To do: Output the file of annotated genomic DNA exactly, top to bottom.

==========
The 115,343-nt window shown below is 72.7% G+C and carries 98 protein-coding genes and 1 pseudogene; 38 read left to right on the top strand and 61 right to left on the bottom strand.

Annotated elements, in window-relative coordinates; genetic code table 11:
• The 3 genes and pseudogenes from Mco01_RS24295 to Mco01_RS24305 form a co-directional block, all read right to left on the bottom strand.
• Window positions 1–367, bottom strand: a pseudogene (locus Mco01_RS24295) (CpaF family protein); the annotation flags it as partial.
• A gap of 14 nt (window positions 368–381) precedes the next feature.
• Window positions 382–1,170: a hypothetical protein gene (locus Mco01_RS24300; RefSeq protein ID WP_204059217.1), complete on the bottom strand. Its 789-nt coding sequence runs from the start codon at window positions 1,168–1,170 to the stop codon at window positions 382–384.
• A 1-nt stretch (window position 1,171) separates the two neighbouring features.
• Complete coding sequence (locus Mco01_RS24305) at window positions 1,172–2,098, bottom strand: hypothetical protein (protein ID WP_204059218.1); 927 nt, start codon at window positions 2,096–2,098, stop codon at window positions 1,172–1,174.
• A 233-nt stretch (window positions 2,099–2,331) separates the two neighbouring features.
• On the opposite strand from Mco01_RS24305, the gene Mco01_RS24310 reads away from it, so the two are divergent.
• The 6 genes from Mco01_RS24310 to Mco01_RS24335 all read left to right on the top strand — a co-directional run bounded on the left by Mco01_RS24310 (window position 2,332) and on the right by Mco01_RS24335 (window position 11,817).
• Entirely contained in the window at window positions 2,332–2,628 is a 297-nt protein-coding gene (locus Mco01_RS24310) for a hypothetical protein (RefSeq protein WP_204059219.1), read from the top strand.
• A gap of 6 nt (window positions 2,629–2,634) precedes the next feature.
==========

The 115,343-nt window shown below is 72.7% G+C and carries 98 protein-coding genes and 1 pseudogene; 38 read left to right on the top strand and 61 right to left on the bottom strand.

Annotated elements, in window-relative coordinates; genetic code table 11:
• The 3 genes and pseudogenes from Mco01_RS24295 to Mco01_RS24305 form a co-directional block, all read right to left on the bottom strand.
• Window positions 1–367, bottom strand: a pseudogene (locus Mco01_RS24295) (CpaF family protein); the annotation flags it as partial.
• A gap of 14 nt (window positions 368–381) precedes the next feature.
• Window positions 382–1,170: a hypothetical protein gene (locus Mco01_RS24300; RefSeq protein ID WP_204059217.1), complete on the bottom strand. Its 789-nt coding sequence runs from the start codon at window positions 1,168–1,170 to the stop codon at window positions 382–384.
• A 1-nt stretch (window position 1,171) separates the two neighbouring features.
• Complete coding sequence (locus Mco01_RS24305) at window positions 1,172–2,098, bottom strand: hypothetical protein (protein ID WP_204059218.1); 927 nt, start codon at window positions 2,096–2,098, stop codon at window positions 1,172–1,174.
• A 233-nt stretch (window positions 2,099–2,331) separates the two neighbouring features.
• On the opposite strand from Mco01_RS24305, the gene Mco01_RS24310 reads away from it, so the two are divergent.
• The 6 genes from Mco01_RS24310 to Mco01_RS24335 all read left to right on the top strand — a co-directional run bounded on the left by Mco01_RS24310 (window position 2,332) and on the right by Mco01_RS24335 (window position 11,817).
• Entirely contained in the window at window positions 2,332–2,628 is a 297-nt protein-coding gene (locus Mco01_RS24310) for a hypothetical protein (RefSeq protein WP_204059219.1), read from the top strand.
• A gap of 6 nt (window positions 2,629–2,634) precedes the next feature.